The Internet is rife with posts touting the best travel apps out there, but every time I click on one of these articles, I find myself rolling my eyes when there’s yet another inclusion of Yelp, Google Maps, or some very well known travel app out there. If you find yourself in the same boat, fear not! This article is based on my current travels through Eastern Europe, which have unveiled several handy FREE travel apps that I really hadn’t used much (or in some cases even heard of) until this trip.
Before we jump into the good stuff, I have to give a big shout out to the T-Mobile Simple Choice Plan that offers you unlimited data and texting in 140+ countries at no extra charge. Calls are just 20-cents per minute, but you can get around this by doing free video calls via Google Hangouts or Skype. This low cost plan effectively lets you use your phone as you normally do when you’re traveling abroad, which continues to blow my mind after years of dealing with calling cards and international phones. While some travelers may prefer to not be connected while on the road, many will find it tough to travel without this phone plan once experiencing the transformative power to fully use mobile travel apps abroad without worrying about roaming fees.
Best Free Travel Apps
1. Google Now
Today there are a plethora of apps aiming to be your intelligent personal assistant, but many are third party apps requiring maintenance of yet another account and password. If you’re the owner of a relatively recent Android phone, you’ll find a better alternative in Google Now. While this personal assistant app first launched in primitive form in July 2012, it has made significant strides over the years and surprised me on this current European trip with how handy and truly intelligent it has become. Sorting through my emails and detecting my location via GPS, my mobile phone’s Google Now widget shows me my upcoming travel itinerary, the weather and currency exchanges in my current location, and even some handy phrases and words via Google Translate. That is truly an indication of a real smart phone!
2. Google Translate (formerly World Lens)
Speaking of Google Translate, this is another must-have travel app, and not just for the language dictionary. The main feature of this app that I use over and over again without fail is the camera text translation feature that was formerly offered by standalone app World Lens before it was acquired by Google. This seriously sci-fi app uses your phone’s camera to read a foreign language and literally translate it before your very eyes. While it may not be helpful for conversations, it’s incredibly useful when shopping, browsing restaurant menus, or translating guides or written pieces. Note that in most cases, you’ll need to download a rather large dictionary file for each language you want to translate, so you’ll want to be close to high speed WiFi before fully using this app.
I can’t imagine a world without Google Maps. From navigating around my own state to exploring new roads in other countries, this app has saved me more times than I can count. But when traveling abroad or in an area with spotty Internet service, Google Maps is notoriously unreliable. Enter Maps.me! Functioning similarly to Google Maps, but without requiring an internet connection, Maps.me gives you high level detail of all countries and cities around the world. Helpful for both navigation and discovering new points of interest, this app can function even when your phone is on Airplane mode, helping save your phone’s battery and mobile data usage for when you really need it. Similar to Google Translate, you’ll need to use your data or WiFi internet to download a map file for each country before fully using this app.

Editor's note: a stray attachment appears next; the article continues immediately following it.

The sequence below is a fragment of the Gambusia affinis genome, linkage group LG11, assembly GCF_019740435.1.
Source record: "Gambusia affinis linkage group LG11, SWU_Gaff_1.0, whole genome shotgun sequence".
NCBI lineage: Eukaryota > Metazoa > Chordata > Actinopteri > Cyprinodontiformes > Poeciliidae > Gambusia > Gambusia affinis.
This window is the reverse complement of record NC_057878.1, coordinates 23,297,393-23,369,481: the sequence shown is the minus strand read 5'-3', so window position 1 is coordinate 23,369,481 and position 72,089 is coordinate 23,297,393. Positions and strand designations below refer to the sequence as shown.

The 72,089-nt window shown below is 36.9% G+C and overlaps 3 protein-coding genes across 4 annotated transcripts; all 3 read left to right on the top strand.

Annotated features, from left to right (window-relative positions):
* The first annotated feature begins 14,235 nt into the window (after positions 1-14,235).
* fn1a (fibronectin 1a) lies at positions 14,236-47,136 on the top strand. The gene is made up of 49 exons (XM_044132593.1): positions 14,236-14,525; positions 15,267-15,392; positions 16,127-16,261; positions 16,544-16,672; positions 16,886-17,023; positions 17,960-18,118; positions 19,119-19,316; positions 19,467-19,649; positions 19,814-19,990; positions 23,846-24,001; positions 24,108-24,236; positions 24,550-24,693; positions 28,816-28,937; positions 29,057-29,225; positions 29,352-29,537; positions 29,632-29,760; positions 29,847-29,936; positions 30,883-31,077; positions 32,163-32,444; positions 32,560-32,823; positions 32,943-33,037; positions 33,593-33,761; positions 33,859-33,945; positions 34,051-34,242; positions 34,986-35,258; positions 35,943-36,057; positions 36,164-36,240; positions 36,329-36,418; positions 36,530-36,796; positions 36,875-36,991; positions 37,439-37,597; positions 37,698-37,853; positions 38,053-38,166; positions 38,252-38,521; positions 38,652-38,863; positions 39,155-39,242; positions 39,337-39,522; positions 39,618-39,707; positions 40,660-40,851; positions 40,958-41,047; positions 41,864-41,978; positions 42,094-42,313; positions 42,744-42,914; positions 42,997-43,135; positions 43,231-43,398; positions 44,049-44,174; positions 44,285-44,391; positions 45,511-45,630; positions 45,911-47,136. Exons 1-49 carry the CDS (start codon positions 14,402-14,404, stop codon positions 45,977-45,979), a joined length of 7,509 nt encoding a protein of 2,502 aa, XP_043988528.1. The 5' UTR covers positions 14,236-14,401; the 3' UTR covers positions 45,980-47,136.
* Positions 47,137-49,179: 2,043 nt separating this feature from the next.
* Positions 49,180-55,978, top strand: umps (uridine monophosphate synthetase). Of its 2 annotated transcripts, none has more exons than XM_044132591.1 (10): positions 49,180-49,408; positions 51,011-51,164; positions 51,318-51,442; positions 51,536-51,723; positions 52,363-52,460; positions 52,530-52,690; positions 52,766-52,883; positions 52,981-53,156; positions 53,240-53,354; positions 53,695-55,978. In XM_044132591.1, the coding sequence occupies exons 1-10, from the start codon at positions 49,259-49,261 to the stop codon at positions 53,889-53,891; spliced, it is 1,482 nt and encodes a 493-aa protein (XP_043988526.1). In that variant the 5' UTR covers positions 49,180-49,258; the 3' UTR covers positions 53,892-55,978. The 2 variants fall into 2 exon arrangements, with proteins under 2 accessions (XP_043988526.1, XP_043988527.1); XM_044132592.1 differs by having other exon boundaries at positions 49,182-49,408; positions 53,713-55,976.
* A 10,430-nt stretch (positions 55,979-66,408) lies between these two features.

This is a handy app with a sad story. I discovered this app while scrolling through Scott Dinsmore’s website upon first learning that he had tragically passed away on the tail end of a his around the world trip. That in itself is a topic worthy of its own blog post, but for now, discovery of an app like Touchnote is one of many reasons why Scott was one of my personal heroes. This sweet, simple app allows you to send printed, personalized postcards and greeting cards to anyone anywhere using photos straight off your camera phone or PC. As someone who regularly struggles to find postage stamps let alone a piece of paper and pen to write on, this app has become a star favorite for keeping in touch with my friends and relatives who prefer snail mail communications.
I have to admit, I’m still not a 100% advocate of this app yet, but the idea of it intrigues me. Ingress is a multiplayer online game for Android and Apple mobile devices with a focus on location-based augmented reality. Based on my brief time using it, Ingress is like The Matrix meets Geocaching (another cool, recommended travel app) in that the whole objective is to travel around the world to capture portals at places of significance; it’s this latter part that intrigues me, as it’s an interesting way to augment your travels and potentially discover new places while also playing a sci-fi video game. It’s apparently pretty big among Martin’s friends here in Bulgaria. While I’m not hardcore into it and doubt that I will ever become fully immersed, it’s an interesting concept that other travelers might find fun and engaging.
Over To You
Have you used any of these travel apps, or have any essential apps of your own that you use a lot when traveling? Let me know in the comments below.